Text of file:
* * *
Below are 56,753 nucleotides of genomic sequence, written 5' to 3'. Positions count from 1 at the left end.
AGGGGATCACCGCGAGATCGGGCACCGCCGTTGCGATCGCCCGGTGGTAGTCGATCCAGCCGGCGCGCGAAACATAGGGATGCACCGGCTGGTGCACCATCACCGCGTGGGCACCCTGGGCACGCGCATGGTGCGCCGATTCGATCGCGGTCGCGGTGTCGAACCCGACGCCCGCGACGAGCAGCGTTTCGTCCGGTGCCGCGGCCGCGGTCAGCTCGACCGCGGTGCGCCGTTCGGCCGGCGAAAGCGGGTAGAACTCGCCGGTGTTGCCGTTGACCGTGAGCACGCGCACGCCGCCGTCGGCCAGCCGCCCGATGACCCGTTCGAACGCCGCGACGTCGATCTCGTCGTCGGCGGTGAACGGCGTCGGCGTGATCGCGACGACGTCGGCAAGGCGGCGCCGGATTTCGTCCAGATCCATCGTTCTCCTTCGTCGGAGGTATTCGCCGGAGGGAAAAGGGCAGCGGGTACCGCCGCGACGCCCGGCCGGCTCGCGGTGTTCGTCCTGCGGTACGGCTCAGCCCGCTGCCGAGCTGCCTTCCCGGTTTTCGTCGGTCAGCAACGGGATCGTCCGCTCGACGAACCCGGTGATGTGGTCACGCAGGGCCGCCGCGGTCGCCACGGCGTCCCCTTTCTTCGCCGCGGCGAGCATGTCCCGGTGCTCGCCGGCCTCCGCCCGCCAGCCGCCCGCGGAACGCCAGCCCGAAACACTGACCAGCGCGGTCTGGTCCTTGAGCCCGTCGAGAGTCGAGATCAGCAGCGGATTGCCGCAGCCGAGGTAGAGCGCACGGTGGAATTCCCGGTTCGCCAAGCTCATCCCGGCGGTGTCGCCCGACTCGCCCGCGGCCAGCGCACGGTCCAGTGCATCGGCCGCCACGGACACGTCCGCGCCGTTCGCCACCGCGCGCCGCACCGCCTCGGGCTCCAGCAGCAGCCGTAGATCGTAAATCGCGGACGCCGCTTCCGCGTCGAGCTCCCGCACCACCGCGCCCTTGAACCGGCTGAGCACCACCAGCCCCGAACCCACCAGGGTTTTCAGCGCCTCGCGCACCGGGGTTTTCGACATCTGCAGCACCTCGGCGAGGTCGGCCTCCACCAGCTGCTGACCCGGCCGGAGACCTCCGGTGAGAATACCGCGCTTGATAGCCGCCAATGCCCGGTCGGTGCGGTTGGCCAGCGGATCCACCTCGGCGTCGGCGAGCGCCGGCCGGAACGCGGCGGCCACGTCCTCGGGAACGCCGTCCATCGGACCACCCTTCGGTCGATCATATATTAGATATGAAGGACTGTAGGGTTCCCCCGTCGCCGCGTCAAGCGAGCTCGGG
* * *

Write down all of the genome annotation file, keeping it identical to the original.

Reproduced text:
Below are 56,753 nucleotides of genomic sequence, written 5' to 3'. Positions count from 1 at the left end.
AGGGGATCACCGCGAGATCGGGCACCGCCGTTGCGATCGCCCGGTGGTAGTCGATCCAGCCGGCGCGCGAAACATAGGGATGCACCGGCTGGTGCACCATCACCGCGTGGGCACCCTGGGCACGCGCATGGTGCGCCGATTCGATCGCGGTCGCGGTGTCGAACCCGACGCCCGCGACGAGCAGCGTTTCGTCCGGTGCCGCGGCCGCGGTCAGCTCGACCGCGGTGCGCCGTTCGGCCGGCGAAAGCGGGTAGAACTCGCCGGTGTTGCCGTTGACCGTGAGCACGCGCACGCCGCCGTCGGCCAGCCGCCCGATGACCCGTTCGAACGCCGCGACGTCGATCTCGTCGTCGGCGGTGAACGGCGTCGGCGTGATCGCGACGACGTCGGCAAGGCGGCGCCGGATTTCGTCCAGATCCATCGTTCTCCTTCGTCGGAGGTATTCGCCGGAGGGAAAAGGGCAGCGGGTACCGCCGCGACGCCCGGCCGGCTCGCGGTGTTCGTCCTGCGGTACGGCTCAGCCCGCTGCCGAGCTGCCTTCCCGGTTTTCGTCGGTCAGCAACGGGATCGTCCGCTCGACGAACCCGGTGATGTGGTCACGCAGGGCCGCCGCGGTCGCCACGGCGTCCCCTTTCTTCGCCGCGGCGAGCATGTCCCGGTGCTCGCCGGCCTCCGCCCGCCAGCCGCCCGCGGAACGCCAGCCCGAAACACTGACCAGCGCGGTCTGGTCCTTGAGCCCGTCGAGAGTCGAGATCAGCAGCGGATTGCCGCAGCCGAGGTAGAGCGCACGGTGGAATTCCCGGTTCGCCAAGCTCATCCCGGCGGTGTCGCCCGACTCGCCCGCGGCCAGCGCACGGTCCAGTGCATCGGCCGCCACGGACACGTCCGCGCCGTTCGCCACCGCGCGCCGCACCGCCTCGGGCTCCAGCAGCAGCCGTAGATCGTAAATCGCGGACGCCGCTTCCGCGTCGAGCTCCCGCACCACCGCGCCCTTGAACCGGCTGAGCACCACCAGCCCCGAACCCACCAGGGTTTTCAGCGCCTCGCGCACCGGGGTTTTCGACATCTGCAGCACCTCGGCGAGGTCGGCCTCCACCAGCTGCTGACCCGGCCGGAGACCTCCGGTGAGAATACCGCGCTTGATAGCCGCCAATGCCCGGTCGGTGCGGTTGGCCAGCGGATCCACCTCGGCGTCGGCGAGCGCCGGCCGGAACGCGGCGGCCACGTCCTCGGGAACGCCGTCCATCGGACCACCCTTCGGTCGATCATATATTAGATATGAAGGACTGTAGGGTTCCCCCGTCGCCGCGTCAAGCGAGCTCGGG